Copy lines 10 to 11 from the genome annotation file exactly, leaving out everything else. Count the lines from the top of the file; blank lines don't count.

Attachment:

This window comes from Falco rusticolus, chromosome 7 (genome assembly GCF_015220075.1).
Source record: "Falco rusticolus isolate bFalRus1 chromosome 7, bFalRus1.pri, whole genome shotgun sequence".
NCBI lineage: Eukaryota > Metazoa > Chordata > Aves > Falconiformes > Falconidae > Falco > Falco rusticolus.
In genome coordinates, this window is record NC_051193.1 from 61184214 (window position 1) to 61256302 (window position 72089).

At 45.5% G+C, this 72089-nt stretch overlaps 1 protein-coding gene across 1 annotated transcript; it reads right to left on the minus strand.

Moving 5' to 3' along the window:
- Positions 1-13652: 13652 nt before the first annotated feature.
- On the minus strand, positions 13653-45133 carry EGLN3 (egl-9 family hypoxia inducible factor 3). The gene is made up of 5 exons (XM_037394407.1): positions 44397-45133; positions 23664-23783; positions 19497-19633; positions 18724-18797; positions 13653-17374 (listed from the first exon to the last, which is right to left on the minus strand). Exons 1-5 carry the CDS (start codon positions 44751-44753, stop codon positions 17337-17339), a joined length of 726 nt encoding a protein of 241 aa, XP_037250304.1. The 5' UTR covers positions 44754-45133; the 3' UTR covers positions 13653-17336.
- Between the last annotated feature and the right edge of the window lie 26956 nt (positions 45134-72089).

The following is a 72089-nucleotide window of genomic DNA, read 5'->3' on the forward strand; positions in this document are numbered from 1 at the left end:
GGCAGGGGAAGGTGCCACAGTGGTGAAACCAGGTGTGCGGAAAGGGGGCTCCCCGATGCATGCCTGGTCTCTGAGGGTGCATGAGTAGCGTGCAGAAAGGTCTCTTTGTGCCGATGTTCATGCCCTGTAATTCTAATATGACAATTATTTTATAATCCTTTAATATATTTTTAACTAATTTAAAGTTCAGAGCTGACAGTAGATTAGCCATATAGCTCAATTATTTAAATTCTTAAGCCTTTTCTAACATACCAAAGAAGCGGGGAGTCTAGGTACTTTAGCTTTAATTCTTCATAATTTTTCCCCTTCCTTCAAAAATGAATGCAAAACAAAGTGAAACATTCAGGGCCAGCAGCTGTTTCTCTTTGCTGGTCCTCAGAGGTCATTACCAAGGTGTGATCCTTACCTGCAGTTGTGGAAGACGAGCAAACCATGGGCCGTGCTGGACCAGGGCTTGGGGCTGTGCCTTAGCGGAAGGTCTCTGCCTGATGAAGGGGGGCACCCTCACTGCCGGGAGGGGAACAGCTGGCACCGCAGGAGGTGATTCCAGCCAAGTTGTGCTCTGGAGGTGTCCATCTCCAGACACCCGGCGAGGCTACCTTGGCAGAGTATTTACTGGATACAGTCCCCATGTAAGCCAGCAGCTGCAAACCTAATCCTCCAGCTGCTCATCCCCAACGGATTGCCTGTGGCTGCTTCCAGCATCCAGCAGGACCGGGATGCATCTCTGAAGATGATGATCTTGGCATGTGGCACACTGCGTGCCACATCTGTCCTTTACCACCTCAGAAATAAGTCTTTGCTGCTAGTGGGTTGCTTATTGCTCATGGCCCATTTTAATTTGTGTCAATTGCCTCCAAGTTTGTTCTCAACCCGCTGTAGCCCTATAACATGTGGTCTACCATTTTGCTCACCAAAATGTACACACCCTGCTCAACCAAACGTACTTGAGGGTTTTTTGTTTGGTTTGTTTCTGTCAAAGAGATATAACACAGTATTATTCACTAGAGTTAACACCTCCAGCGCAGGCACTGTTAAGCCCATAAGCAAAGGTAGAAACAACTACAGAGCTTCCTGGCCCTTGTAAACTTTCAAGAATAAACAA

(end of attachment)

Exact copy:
The following is a 72089-nucleotide window of genomic DNA, read 5'->3' on the forward strand; positions in this document are numbered from 1 at the left end:
GGCAGGGGAAGGTGCCACAGTGGTGAAACCAGGTGTGCGGAAAGGGGGCTCCCCGATGCATGCCTGGTCTCTGAGGGTGCATGAGTAGCGTGCAGAAAGGTCTCTTTGTGCCGATGTTCATGCCCTGTAATTCTAATATGACAATTATTTTATAATCCTTTAATATATTTTTAACTAATTTAAAGTTCAGAGCTGACAGTAGATTAGCCATATAGCTCAATTATTTAAATTCTTAAGCCTTTTCTAACATACCAAAGAAGCGGGGAGTCTAGGTACTTTAGCTTTAATTCTTCATAATTTTTCCCCTTCCTTCAAAAATGAATGCAAAACAAAGTGAAACATTCAGGGCCAGCAGCTGTTTCTCTTTGCTGGTCCTCAGAGGTCATTACCAAGGTGTGATCCTTACCTGCAGTTGTGGAAGACGAGCAAACCATGGGCCGTGCTGGACCAGGGCTTGGGGCTGTGCCTTAGCGGAAGGTCTCTGCCTGATGAAGGGGGGCACCCTCACTGCCGGGAGGGGAACAGCTGGCACCGCAGGAGGTGATTCCAGCCAAGTTGTGCTCTGGAGGTGTCCATCTCCAGACACCCGGCGAGGCTACCTTGGCAGAGTATTTACTGGATACAGTCCCCATGTAAGCCAGCAGCTGCAAACCTAATCCTCCAGCTGCTCATCCCCAACGGATTGCCTGTGGCTGCTTCCAGCATCCAGCAGGACCGGGATGCATCTCTGAAGATGATGATCTTGGCATGTGGCACACTGCGTGCCACATCTGTCCTTTACCACCTCAGAAATAAGTCTTTGCTGCTAGTGGGTTGCTTATTGCTCATGGCCCATTTTAATTTGTGTCAATTGCCTCCAAGTTTGTTCTCAACCCGCTGTAGCCCTATAACATGTGGTCTACCATTTTGCTCACCAAAATGTACACACCCTGCTCAACCAAACGTACTTGAGGGTTTTTTGTTTGGTTTGTTTCTGTCAAAGAGATATAACACAGTATTATTCACTAGAGTTAACACCTCCAGCGCAGGCACTGTTAAGCCCATAAGCAAAGGTAGAAACAACTACAGAGCTTCCTGGCCCTTGTAAACTTTCAAGAATAAACAA